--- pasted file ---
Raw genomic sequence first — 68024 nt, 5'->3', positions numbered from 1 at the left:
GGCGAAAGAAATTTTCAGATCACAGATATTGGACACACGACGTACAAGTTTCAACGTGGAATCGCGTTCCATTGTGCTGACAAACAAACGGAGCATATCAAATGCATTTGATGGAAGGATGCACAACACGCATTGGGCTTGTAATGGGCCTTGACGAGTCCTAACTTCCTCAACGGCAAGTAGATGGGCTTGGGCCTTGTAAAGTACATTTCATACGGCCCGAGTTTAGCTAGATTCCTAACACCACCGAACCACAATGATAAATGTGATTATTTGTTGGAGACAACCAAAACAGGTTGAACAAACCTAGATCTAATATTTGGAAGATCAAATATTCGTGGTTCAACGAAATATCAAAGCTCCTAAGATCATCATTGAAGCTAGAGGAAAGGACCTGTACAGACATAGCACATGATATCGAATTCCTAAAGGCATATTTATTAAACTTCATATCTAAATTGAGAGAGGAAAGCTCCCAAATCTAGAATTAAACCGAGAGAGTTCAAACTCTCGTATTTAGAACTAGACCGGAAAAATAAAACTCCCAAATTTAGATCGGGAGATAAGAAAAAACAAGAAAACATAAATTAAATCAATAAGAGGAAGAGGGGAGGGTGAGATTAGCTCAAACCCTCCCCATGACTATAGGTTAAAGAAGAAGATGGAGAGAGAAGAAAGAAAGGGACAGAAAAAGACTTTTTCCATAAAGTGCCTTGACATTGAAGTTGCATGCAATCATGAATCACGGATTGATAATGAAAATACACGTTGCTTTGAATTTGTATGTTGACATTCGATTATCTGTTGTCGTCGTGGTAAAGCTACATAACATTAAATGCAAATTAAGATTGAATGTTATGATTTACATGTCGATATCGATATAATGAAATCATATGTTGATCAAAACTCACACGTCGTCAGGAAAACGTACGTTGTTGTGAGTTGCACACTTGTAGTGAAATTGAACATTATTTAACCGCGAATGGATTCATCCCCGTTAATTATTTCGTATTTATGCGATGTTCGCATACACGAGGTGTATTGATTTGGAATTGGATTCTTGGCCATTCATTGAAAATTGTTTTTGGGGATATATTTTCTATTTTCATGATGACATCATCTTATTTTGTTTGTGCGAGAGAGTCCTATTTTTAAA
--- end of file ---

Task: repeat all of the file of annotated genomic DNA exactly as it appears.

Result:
Raw genomic sequence first — 68024 nt, 5'->3', positions numbered from 1 at the left:
GGCGAAAGAAATTTTCAGATCACAGATATTGGACACACGACGTACAAGTTTCAACGTGGAATCGCGTTCCATTGTGCTGACAAACAAACGGAGCATATCAAATGCATTTGATGGAAGGATGCACAACACGCATTGGGCTTGTAATGGGCCTTGACGAGTCCTAACTTCCTCAACGGCAAGTAGATGGGCTTGGGCCTTGTAAAGTACATTTCATACGGCCCGAGTTTAGCTAGATTCCTAACACCACCGAACCACAATGATAAATGTGATTATTTGTTGGAGACAACCAAAACAGGTTGAACAAACCTAGATCTAATATTTGGAAGATCAAATATTCGTGGTTCAACGAAATATCAAAGCTCCTAAGATCATCATTGAAGCTAGAGGAAAGGACCTGTACAGACATAGCACATGATATCGAATTCCTAAAGGCATATTTATTAAACTTCATATCTAAATTGAGAGAGGAAAGCTCCCAAATCTAGAATTAAACCGAGAGAGTTCAAACTCTCGTATTTAGAACTAGACCGGAAAAATAAAACTCCCAAATTTAGATCGGGAGATAAGAAAAAACAAGAAAACATAAATTAAATCAATAAGAGGAAGAGGGGAGGGTGAGATTAGCTCAAACCCTCCCCATGACTATAGGTTAAAGAAGAAGATGGAGAGAGAAGAAAGAAAGGGACAGAAAAAGACTTTTTCCATAAAGTGCCTTGACATTGAAGTTGCATGCAATCATGAATCACGGATTGATAATGAAAATACACGTTGCTTTGAATTTGTATGTTGACATTCGATTATCTGTTGTCGTCGTGGTAAAGCTACATAACATTAAATGCAAATTAAGATTGAATGTTATGATTTACATGTCGATATCGATATAATGAAATCATATGTTGATCAAAACTCACACGTCGTCAGGAAAACGTACGTTGTTGTGAGTTGCACACTTGTAGTGAAATTGAACATTATTTAACCGCGAATGGATTCATCCCCGTTAATTATTTCGTATTTATGCGATGTTCGCATACACGAGGTGTATTGATTTGGAATTGGATTCTTGGCCATTCATTGAAAATTGTTTTTGGGGATATATTTTCTATTTTCATGATGACATCATCTTATTTTGTTTGTGCGAGAGAGTCCTATTTTTAAA